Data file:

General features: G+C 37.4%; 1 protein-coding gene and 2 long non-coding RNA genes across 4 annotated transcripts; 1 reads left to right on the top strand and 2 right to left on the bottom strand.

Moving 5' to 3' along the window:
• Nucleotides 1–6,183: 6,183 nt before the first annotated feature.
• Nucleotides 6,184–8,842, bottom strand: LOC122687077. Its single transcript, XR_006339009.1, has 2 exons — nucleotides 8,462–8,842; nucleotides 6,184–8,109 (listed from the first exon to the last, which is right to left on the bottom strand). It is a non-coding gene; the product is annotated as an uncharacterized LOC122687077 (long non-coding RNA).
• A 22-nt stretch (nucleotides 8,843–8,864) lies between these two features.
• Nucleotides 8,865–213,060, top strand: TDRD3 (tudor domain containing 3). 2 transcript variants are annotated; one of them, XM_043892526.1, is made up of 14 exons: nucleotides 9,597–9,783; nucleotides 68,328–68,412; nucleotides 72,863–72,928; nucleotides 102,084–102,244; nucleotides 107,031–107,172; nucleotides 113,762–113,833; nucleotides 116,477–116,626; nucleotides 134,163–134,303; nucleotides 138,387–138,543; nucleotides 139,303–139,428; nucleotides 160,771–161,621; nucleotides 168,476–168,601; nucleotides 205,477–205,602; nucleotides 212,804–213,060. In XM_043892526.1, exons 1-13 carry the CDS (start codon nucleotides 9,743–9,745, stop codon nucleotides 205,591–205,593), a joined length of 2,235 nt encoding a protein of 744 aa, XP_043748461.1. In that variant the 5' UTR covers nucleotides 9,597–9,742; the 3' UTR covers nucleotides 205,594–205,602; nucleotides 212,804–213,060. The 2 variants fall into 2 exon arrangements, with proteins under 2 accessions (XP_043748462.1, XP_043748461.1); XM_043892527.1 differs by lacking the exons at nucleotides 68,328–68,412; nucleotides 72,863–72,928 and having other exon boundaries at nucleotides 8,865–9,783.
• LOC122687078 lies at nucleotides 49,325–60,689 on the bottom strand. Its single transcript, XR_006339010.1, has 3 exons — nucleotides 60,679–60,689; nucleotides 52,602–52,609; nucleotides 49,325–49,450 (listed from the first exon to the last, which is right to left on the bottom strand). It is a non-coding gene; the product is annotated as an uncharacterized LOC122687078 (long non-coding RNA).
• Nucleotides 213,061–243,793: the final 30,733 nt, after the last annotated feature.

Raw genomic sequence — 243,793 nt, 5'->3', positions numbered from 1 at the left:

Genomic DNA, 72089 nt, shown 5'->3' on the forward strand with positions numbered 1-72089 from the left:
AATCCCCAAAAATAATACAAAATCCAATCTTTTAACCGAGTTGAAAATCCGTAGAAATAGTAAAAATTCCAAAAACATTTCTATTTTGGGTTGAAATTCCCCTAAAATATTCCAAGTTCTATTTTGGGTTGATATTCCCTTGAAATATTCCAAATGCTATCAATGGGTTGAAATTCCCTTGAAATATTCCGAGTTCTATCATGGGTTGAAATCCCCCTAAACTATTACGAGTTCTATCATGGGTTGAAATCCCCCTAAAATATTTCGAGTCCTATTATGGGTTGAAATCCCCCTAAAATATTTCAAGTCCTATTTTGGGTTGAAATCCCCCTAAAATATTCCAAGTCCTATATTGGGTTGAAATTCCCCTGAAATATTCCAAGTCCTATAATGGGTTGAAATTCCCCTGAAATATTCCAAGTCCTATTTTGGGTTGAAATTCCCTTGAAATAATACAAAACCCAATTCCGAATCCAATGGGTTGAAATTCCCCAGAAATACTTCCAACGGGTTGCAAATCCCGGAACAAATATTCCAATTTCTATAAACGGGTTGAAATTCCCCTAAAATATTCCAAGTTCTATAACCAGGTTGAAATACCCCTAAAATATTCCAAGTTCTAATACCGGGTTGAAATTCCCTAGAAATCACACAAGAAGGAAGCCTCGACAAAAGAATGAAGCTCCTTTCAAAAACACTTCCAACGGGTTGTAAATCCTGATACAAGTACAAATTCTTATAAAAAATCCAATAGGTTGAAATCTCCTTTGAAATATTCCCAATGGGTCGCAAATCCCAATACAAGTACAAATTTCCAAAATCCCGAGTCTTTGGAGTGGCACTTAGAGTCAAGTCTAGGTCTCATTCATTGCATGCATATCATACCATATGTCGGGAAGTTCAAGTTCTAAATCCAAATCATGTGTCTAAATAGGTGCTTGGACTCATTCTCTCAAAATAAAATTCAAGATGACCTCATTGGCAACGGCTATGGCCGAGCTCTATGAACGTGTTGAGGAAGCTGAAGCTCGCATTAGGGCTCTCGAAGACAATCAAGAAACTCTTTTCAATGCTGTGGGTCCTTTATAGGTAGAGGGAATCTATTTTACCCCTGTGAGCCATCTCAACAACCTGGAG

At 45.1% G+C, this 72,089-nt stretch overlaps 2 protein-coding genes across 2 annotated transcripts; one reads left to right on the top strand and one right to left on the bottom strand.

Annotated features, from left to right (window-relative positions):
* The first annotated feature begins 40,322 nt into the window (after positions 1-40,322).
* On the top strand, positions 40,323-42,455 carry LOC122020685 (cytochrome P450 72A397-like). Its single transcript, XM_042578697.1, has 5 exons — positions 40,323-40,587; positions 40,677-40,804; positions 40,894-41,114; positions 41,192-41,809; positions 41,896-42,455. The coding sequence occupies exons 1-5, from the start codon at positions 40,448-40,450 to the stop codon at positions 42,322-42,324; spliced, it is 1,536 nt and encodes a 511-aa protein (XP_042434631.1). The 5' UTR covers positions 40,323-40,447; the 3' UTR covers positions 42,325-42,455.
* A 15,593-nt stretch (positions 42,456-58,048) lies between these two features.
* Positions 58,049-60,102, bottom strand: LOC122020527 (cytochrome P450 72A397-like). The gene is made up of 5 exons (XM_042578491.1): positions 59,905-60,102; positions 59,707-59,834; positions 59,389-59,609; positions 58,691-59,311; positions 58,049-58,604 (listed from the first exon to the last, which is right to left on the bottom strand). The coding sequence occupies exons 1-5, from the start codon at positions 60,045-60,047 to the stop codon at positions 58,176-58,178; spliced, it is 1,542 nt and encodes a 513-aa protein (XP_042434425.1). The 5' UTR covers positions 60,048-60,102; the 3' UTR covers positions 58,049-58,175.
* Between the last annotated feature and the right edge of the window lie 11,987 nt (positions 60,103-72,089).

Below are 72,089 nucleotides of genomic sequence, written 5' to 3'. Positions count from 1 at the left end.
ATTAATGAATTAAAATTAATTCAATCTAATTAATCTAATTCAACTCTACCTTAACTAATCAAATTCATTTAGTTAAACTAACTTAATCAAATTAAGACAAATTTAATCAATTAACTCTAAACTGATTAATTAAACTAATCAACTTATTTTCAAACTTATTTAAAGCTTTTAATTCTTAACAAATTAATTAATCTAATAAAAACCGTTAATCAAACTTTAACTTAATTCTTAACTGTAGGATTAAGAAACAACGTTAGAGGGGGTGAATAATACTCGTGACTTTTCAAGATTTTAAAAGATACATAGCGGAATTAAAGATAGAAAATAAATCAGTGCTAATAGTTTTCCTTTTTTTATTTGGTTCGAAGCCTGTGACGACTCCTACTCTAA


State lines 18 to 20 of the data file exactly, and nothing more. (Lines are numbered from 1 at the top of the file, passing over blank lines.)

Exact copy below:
* Between the last annotated feature and the right edge of the window lie 11,987 nt (positions 60,103-72,089).

Below are 72,089 nucleotides of genomic sequence, written 5' to 3'. Positions count from 1 at the left end.
ATTAATGAATTAAAATTAATTCAATCTAATTAATCTAATTCAACTCTACCTTAACTAATCAAATTCATTTAGTTAAACTAACTTAATCAAATTAAGACAAATTTAATCAATTAACTCTAAACTGATTAATTAAACTAATCAACTTATTTTCAAACTTATTTAAAGCTTTTAATTCTTAACAAATTAATTAATCTAATAAAAACCGTTAATCAAACTTTAACTTAATTCTTAACTGTAGGATTAAGAAACAACGTTAGAGGGGGTGAATAATACTCGTGACTTTTCAAGATTTTAAAAGATACATAGCGGAATTAAAGATAGAAAATAAATCAGTGCTAATAGTTTTCCTTTTTTTATTTGGTTCGAAGCCTGTGACGACTCCTACTCTAA